Every time I hear of a woman being diagnosed with breast cancer or testing positive for the BRCA gene, my heart sinks. I close my eyes and take in a deep breath and hold them in my heart, silently whispering the phrase Namaste (the light in me acknowledges the light in you). I feel all the way to the core of my soul what they are going through or what they are about to go through.
“Depression is humiliating. It turns intelligent, kind people into zombies who can’t wash a dish or change their socks. It affects the ability to think clearly, to feel anything, to ascribe value to your children, your lifelong passions, your relative good fortune. It scoops out your normal healthy ability to cope with bad days and bad news, and replaces it with an unrecognizable sludge that finds no pleasure, no delight, no point in anything outside of bed.
You’re still going to get criticized, so you might as well do whatever the fuck you want.— Kathleen Hanna
- The breath (whispersofawareness.wordpress.com)
- A moment of clarity ... brought to you by 'The Notebook' (thisiswhyicheat.com)
“Try to learn to breathe deeply, really to taste food when you eat, and when you sleep really to sleep. Try as much as possible to be wholly alive with all your might, and when you laugh, laugh like hell. And when you get angry, get good and angry. Try to be alive. You will be dead soon enough.”
What does living in the present really entail?
Does it mean that we neglect the influence of past events? Perhaps it means that we strictly focus on the current affairs of our lives? Living in the present requires walking a very fine line. It means we acknowledge that our past molds us, but we must not let previous engagements interfere with our current state and obstruct us from achieving what is in front of us.
Hm, let’s start with my title.
My little stop-me-I’m-speeding-red daily driver Mazda 3 wasn’t hit (since last June, but that damage was fixed by the other guy’s insurance company) and didn’t strand me on the road (today anyway – last time it did was early December of 2012, when I was still in radiation therapy), but needed quite a bit of work:
- air conditioning compressor (that’s what crapped out on me and stranded me on the side of the road last December, thereby creating a 5-hour detour for me between my house and radiation therapy – never mind the fact that I was supposed to work that day. Yep, never did make it to work that day)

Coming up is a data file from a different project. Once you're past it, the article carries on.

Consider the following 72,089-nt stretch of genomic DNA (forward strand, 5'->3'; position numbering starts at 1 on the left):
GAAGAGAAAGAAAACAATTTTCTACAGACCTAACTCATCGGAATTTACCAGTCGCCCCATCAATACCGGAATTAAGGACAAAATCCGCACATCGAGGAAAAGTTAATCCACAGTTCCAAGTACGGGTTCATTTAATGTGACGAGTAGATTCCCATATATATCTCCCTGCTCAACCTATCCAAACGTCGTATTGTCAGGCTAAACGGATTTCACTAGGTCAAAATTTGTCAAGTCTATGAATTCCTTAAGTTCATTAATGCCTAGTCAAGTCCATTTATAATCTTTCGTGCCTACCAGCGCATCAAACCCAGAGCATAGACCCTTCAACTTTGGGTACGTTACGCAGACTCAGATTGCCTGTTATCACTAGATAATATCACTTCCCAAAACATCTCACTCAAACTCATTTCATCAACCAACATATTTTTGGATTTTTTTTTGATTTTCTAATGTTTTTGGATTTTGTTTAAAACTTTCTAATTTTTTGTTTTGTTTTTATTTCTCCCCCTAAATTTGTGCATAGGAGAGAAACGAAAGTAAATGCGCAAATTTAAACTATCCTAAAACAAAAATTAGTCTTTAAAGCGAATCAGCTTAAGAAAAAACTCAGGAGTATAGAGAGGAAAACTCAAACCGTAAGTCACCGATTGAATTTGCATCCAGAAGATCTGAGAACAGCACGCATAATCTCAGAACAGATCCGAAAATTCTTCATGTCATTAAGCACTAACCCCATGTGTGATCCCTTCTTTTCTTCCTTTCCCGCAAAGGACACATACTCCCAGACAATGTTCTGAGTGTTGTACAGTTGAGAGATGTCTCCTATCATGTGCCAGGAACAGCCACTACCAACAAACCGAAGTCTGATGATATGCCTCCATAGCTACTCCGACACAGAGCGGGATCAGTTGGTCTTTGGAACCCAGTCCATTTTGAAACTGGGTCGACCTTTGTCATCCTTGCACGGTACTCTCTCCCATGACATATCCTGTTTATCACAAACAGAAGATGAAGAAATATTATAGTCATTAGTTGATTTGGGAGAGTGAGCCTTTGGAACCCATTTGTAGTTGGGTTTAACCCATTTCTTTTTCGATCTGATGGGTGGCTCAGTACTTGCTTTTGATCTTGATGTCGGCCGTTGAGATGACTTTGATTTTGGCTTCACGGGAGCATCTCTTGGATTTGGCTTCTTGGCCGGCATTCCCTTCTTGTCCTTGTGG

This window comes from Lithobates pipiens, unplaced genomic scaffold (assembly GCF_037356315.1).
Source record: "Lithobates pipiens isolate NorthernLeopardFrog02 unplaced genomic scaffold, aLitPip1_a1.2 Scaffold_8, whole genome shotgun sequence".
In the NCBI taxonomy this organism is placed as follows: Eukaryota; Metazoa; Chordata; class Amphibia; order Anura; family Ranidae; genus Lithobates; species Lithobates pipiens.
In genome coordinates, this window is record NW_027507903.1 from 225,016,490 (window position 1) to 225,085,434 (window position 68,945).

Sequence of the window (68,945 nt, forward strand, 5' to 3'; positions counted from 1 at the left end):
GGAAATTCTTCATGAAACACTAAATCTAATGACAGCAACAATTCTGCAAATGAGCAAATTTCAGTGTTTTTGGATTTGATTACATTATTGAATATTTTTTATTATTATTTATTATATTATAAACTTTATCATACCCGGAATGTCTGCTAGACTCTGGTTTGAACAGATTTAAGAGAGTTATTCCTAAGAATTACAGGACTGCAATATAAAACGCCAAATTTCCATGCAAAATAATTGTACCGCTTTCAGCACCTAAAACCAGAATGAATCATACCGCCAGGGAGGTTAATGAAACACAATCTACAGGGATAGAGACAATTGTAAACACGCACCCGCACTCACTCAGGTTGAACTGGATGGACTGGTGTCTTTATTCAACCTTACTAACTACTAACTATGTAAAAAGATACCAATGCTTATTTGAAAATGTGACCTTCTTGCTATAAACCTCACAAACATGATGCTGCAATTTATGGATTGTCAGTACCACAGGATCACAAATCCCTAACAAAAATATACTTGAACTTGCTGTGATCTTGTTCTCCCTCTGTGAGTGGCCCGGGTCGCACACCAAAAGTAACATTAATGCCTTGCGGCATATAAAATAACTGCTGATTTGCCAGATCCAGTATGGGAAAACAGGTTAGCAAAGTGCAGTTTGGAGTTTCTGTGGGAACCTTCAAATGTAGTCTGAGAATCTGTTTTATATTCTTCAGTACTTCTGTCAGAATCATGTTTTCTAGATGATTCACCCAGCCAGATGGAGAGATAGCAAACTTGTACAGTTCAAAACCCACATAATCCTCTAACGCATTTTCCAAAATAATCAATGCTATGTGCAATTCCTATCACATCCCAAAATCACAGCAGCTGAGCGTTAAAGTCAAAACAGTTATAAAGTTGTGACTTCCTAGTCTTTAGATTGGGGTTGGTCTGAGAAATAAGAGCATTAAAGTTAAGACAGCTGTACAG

- motor mount(s) (knew one was broken, decided to change all three since this is a known weakness on this car – turns out when they were all replaced that all 3 of the existing ones were busted – facepalm!) – Oh, and the new ones are black and red and grey and on my, so sexy! I know, I’m weird, but I’ve found a few people who appreciate my weirdness, so it’s ok)
- shocks (one was leaking – I have 150,000 miles on the car, so that’s not the biggest surprise in the world)
Since some serious work was being done: all four tires coming off to do the shocks, the air conditioning compressor is on the passenger Bottom side (not a typo) of the engine and the motor mounts are two on top, one on the bottom of the engine, and because I can’t emotionally deal with flipping a car right now, not to mention the financials don’t support it (so we’re hedging against another 5 years with my little baby), the “while we” list got kinda long:
- struts, shock boots (to go with the new shocks)
- brake pads (we new at least one end needed to be done – let’s do ‘em both)
- brake rotors (turns out this was a good decision, as Hubby said he didn’t think my old ones had another turn in them)
- rear adjustable camber arms (another Mazda 3 weakness – for some odd reason the OEM camber arms set such an angle that this car eats tires faster than it should – aftermarket adjustable units should let us adjust the rear suspension to stop doing that)
- radiator and new coolant
- transmission filter and new tranny fluid
- cooling system flush
- spark plugs
- oil filter and new oil
- air filter
- all light bulbs, both fore and aft
- water pump (this has failed at some point in every car Hubby or I have ever owned and I was starting to hear that tell-tale squeak which often presages a water pump failure)
I’m sure I’m forgetting something which, when I remember it, I’ll let you know about in a new post!
The photos below are what my baby looked like this past Saturday afternoon at 4:00 pm. This morning when I went to work (leaving Hubby at home to continue working on it after calling in “I have no idea what” to work), it looked pretty much the same, but had lots more new parts on it than when these photos were taken.
Last night when the work was over and it was dinner time, Hubby said most of the “big-tool” jobs were done. You know, the ones where power tools are used and/or something needs to be bashed on (which feel a bit risky with nothing but 4 little jacks holding up my baby – but those jacks ROCK! Seriously, they’re Extremely Stable and took all the bashing Hubby had to do with brake work and shock work and all. I’m just more comfortable being there overseeing the jobs that could get Hubby or the car hurt). The only other “big-tool” job is reconnecting a belt after installation of the air conditioning compressor. Everything else is what he calls detail work – tedious, but no big forces required.
He said if he worked on it another day, he thought it would be “drivable.” Well, not so I can drive it to work since some of my lights won’t be here ’til Wednesday and we’re not putting the whole front end back together just to take part of it off again to replace light bulbs – but drivable enough so he could wander out to test drive the suspension and engine component repairs for safety and bedding in.
So I have no idea what it’ll look like when I come home tonight, but this was from Saturday afternoon (and still substantially looked the same this morning):
- Organic Produce Delivery 4-6-13 (ridingthebcrollercoaster.com)